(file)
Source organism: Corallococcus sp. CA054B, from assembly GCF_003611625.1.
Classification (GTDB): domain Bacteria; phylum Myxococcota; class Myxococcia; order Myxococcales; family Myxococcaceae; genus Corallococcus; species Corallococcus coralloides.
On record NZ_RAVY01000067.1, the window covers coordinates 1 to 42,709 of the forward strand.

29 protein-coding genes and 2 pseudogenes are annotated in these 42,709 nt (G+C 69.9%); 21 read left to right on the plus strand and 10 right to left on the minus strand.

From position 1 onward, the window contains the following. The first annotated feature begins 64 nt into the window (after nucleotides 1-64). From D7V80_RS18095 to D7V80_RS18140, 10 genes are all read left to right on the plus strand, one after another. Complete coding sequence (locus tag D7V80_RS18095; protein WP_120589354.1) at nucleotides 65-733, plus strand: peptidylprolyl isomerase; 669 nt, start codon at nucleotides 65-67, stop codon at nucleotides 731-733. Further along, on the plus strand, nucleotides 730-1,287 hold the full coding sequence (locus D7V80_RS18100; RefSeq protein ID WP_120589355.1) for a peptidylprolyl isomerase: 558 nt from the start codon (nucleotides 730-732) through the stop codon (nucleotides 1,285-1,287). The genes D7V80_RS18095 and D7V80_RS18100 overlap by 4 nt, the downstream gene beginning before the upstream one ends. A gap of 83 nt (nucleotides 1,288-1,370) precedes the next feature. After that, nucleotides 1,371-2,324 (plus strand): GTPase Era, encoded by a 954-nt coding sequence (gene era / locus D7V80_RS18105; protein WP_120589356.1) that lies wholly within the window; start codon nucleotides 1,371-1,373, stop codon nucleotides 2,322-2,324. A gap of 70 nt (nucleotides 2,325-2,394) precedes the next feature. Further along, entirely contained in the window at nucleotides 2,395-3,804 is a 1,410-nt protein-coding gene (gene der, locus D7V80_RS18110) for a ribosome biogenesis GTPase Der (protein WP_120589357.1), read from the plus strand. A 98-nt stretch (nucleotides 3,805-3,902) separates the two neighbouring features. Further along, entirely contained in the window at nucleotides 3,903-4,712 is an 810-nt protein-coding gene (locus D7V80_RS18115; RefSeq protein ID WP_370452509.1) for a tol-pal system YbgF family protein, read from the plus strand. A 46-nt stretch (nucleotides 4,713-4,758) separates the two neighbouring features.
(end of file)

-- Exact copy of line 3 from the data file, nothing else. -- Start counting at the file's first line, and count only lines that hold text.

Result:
On record NZ_RAVY01000067.1, the window covers coordinates 1 to 42,709 of the forward strand.